Some staff of the ailing State Transport Company (STC) Limited have begun immobilising buses and stealing vehicle parts belonging to the company, the B&FT has learned.
Vital components of buses parked in the company's workshop located on its premises in Accra have been removed, while some buses have been immobilised by unscrupulous engineers.
For instance, an entire wiring system of a Scania bus was removed by an unidentified person after management gave notice that it was going to repair the vehicle for use.
“The best that could happen is to pay-off everybody, close down the company for about three months and do the restructuring. New people are employed and break the culture at the place. The culture at STC is serious, and the only way they can break that culture is pay them off and get new people,” a close source said.
The situation calls for immediate action from the majority shareholder of the transport company, the Social Security and National Insurance Trust (SSNIT), to save what is left of the once vibrant and profitable company that was the pride of all Ghanaians.
This development comes at a time when SSNIT wants to 'totally restructure' the beleaguered transport company.
At the turn of this year, SSNIT paid an estimated GH¢23million to STC's creditors and suppliers. The payment drastically reduced the debt stock of the transport company which stood at GH¢45million as at October 2012.
Shareholders met late last year to discuss ways of saving the once-vibrant company from imminent collapse. The outcome of the meeting was a resolution that charged SSNIT to absorb STC's debts -- as it stood as of October 31, 2012.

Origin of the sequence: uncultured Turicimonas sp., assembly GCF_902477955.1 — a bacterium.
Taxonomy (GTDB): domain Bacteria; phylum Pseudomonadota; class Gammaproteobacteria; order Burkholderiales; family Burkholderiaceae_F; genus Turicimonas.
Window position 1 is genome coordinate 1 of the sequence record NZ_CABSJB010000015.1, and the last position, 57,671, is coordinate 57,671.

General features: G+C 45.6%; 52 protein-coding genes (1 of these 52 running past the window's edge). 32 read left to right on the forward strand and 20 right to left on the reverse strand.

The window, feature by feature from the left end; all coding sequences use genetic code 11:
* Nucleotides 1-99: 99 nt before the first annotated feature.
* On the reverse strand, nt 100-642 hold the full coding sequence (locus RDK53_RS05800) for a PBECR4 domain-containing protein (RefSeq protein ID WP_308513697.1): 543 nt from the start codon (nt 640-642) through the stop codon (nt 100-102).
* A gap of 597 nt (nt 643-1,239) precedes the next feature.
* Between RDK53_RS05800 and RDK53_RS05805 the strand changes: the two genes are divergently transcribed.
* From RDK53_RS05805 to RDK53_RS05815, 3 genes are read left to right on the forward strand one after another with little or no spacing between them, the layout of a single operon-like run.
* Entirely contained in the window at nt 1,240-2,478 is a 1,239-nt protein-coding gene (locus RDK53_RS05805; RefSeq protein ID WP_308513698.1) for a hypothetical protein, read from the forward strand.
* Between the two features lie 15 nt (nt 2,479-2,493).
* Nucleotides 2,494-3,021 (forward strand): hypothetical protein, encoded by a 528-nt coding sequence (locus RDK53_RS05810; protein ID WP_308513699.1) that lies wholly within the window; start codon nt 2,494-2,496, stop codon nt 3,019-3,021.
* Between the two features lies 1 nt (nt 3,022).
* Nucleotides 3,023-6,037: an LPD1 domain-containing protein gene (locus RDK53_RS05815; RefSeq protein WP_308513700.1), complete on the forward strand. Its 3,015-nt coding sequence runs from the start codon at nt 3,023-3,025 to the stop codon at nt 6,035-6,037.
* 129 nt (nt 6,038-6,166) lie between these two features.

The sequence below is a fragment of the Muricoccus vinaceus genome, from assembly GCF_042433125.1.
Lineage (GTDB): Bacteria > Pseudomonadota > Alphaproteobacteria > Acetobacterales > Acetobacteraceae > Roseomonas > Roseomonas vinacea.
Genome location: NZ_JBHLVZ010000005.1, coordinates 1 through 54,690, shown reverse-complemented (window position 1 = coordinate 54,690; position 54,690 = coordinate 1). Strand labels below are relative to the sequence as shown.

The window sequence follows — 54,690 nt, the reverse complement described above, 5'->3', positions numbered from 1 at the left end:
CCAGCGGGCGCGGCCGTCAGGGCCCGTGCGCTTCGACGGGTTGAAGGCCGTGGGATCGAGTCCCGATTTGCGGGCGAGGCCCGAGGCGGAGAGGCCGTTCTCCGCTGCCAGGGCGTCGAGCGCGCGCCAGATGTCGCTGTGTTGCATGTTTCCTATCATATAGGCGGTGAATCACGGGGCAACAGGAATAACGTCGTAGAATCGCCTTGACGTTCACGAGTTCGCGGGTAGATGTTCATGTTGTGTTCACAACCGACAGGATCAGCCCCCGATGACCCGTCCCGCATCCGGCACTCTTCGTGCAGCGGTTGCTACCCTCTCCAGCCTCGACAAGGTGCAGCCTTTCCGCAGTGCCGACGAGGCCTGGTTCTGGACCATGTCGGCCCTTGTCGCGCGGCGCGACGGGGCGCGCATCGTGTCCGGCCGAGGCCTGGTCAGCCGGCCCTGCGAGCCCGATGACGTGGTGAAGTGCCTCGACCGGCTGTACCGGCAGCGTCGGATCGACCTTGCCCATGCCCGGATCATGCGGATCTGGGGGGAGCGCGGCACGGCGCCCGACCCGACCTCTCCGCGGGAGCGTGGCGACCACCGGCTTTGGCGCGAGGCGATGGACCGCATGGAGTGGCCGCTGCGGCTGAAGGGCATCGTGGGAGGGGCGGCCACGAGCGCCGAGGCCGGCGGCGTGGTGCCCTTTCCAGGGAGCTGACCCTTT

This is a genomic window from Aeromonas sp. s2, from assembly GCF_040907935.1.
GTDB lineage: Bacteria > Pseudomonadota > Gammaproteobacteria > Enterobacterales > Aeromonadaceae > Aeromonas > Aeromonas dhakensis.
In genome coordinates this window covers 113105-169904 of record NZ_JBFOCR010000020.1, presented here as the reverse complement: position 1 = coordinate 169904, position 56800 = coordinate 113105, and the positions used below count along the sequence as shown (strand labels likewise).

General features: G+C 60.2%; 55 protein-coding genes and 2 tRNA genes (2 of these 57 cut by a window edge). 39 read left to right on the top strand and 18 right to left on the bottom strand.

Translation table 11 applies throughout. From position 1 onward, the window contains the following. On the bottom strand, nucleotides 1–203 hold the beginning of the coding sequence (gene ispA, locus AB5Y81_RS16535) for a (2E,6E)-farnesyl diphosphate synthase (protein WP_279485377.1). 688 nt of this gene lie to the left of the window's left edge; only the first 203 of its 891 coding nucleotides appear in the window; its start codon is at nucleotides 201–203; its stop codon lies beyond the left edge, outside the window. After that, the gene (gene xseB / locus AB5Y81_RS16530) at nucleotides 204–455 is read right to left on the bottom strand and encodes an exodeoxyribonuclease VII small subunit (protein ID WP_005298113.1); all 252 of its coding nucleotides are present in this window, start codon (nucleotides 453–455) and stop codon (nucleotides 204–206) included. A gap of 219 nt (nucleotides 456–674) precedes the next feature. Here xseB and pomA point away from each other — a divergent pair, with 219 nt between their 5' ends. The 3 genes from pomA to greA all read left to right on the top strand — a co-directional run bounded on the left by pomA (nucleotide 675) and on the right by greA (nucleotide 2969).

The resolution also mandated SSNIT to provide a working capital of GH¢2million to aid the STC become competitive.
Of the said amount, GH¢7.5million was paid to Prudential Bank to cancel out STC's indebtedness to the bank. STC in 2005 took a loan facility of US$3.8million from the Prudential Bank at a 12 percent interest for the purchase of 45 Faw buses.
SSNIT has also paid GH¢5.1million to the National Investment Bank (NIB); GH¢554,000 to Agricultural Development Bank (ADB); and GH¢1.7million to Businessman Mr. Svani. It has also settled the six months outstanding salaries of STC's staff which stood at GH¢1,660,000.
The pension manager has also settled STC's indebtedness to J.A. Plant Pool. J.A.Plant Pool Limited in May immobilised 20 buses of STC owing to the inability of the company to service its debts. Per the arrangement to refinance the debt, STC had to pay GH¢17,500 daily to J.A. Plant Pool -- but due to the decline in revenues it was not able to honour the payments.
SSNIT has directed STC's creditors to directly negotiate with it for settlement of any other outstanding debt.
STC currently operate a fleet of 30 buses and requires a minimum of 100 buses to operate at its optimum.